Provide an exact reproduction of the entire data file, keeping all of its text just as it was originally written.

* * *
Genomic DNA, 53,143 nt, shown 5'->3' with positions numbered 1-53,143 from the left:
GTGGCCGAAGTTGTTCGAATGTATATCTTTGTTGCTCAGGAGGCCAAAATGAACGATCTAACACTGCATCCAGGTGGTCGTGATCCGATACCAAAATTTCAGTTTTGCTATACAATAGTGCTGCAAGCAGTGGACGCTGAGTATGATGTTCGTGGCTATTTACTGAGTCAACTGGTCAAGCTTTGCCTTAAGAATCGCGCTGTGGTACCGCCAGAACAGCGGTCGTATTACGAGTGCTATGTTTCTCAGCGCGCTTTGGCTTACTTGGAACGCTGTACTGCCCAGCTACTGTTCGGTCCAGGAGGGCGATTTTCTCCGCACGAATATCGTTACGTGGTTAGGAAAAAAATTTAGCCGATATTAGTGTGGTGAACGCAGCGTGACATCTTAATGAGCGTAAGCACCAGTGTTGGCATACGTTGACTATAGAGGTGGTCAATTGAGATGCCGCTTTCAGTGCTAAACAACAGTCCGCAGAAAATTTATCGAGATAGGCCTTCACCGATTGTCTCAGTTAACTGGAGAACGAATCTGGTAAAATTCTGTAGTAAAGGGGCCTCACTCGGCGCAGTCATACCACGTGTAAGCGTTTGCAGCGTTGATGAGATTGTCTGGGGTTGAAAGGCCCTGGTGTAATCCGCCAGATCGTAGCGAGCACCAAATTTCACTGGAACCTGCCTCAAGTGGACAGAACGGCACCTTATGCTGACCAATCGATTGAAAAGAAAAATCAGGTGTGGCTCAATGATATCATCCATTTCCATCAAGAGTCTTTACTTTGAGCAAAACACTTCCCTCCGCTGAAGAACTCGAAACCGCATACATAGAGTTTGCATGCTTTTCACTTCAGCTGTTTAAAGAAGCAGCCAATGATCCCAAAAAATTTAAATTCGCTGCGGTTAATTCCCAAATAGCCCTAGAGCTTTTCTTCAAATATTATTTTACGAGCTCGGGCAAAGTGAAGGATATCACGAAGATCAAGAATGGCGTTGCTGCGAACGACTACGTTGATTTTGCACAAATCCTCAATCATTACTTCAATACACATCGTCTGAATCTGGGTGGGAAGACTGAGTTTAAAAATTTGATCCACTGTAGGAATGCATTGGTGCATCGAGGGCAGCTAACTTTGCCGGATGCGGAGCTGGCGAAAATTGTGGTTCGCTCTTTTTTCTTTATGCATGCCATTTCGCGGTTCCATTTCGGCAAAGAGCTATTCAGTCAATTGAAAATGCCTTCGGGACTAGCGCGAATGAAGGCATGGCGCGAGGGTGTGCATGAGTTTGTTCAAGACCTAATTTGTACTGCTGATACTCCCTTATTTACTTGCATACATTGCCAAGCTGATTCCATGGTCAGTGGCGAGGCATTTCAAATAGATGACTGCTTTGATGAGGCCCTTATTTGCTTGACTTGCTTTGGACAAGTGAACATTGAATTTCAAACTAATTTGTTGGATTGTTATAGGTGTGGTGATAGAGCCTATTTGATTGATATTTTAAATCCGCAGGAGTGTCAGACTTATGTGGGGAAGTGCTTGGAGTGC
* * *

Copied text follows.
Genomic DNA, 53,143 nt, shown 5'->3' with positions numbered 1-53,143 from the left:
GTGGCCGAAGTTGTTCGAATGTATATCTTTGTTGCTCAGGAGGCCAAAATGAACGATCTAACACTGCATCCAGGTGGTCGTGATCCGATACCAAAATTTCAGTTTTGCTATACAATAGTGCTGCAAGCAGTGGACGCTGAGTATGATGTTCGTGGCTATTTACTGAGTCAACTGGTCAAGCTTTGCCTTAAGAATCGCGCTGTGGTACCGCCAGAACAGCGGTCGTATTACGAGTGCTATGTTTCTCAGCGCGCTTTGGCTTACTTGGAACGCTGTACTGCCCAGCTACTGTTCGGTCCAGGAGGGCGATTTTCTCCGCACGAATATCGTTACGTGGTTAGGAAAAAAATTTAGCCGATATTAGTGTGGTGAACGCAGCGTGACATCTTAATGAGCGTAAGCACCAGTGTTGGCATACGTTGACTATAGAGGTGGTCAATTGAGATGCCGCTTTCAGTGCTAAACAACAGTCCGCAGAAAATTTATCGAGATAGGCCTTCACCGATTGTCTCAGTTAACTGGAGAACGAATCTGGTAAAATTCTGTAGTAAAGGGGCCTCACTCGGCGCAGTCATACCACGTGTAAGCGTTTGCAGCGTTGATGAGATTGTCTGGGGTTGAAAGGCCCTGGTGTAATCCGCCAGATCGTAGCGAGCACCAAATTTCACTGGAACCTGCCTCAAGTGGACAGAACGGCACCTTATGCTGACCAATCGATTGAAAAGAAAAATCAGGTGTGGCTCAATGATATCATCCATTTCCATCAAGAGTCTTTACTTTGAGCAAAACACTTCCCTCCGCTGAAGAACTCGAAACCGCATACATAGAGTTTGCATGCTTTTCACTTCAGCTGTTTAAAGAAGCAGCCAATGATCCCAAAAAATTTAAATTCGCTGCGGTTAATTCCCAAATAGCCCTAGAGCTTTTCTTCAAATATTATTTTACGAGCTCGGGCAAAGTGAAGGATATCACGAAGATCAAGAATGGCGTTGCTGCGAACGACTACGTTGATTTTGCACAAATCCTCAATCATTACTTCAATACACATCGTCTGAATCTGGGTGGGAAGACTGAGTTTAAAAATTTGATCCACTGTAGGAATGCATTGGTGCATCGAGGGCAGCTAACTTTGCCGGATGCGGAGCTGGCGAAAATTGTGGTTCGCTCTTTTTTCTTTATGCATGCCATTTCGCGGTTCCATTTCGGCAAAGAGCTATTCAGTCAATTGAAAATGCCTTCGGGACTAGCGCGAATGAAGGCATGGCGCGAGGGTGTGCATGAGTTTGTTCAAGACCTAATTTGTACTGCTGATACTCCCTTATTTACTTGCATACATTGCCAAGCTGATTCCATGGTCAGTGGCGAGGCATTTCAAATAGATGACTGCTTTGATGAGGCCCTTATTTGCTTGACTTGCTTTGGACAAGTGAACATTGAATTTCAAACTAATTTGTTGGATTGTTATAGGTGTGGTGATAGAGCCTATTTGATTGATATTTTAAATCCGCAGGAGTGTCAGACTTATGTGGGGAAGTGCTTGGAGTGC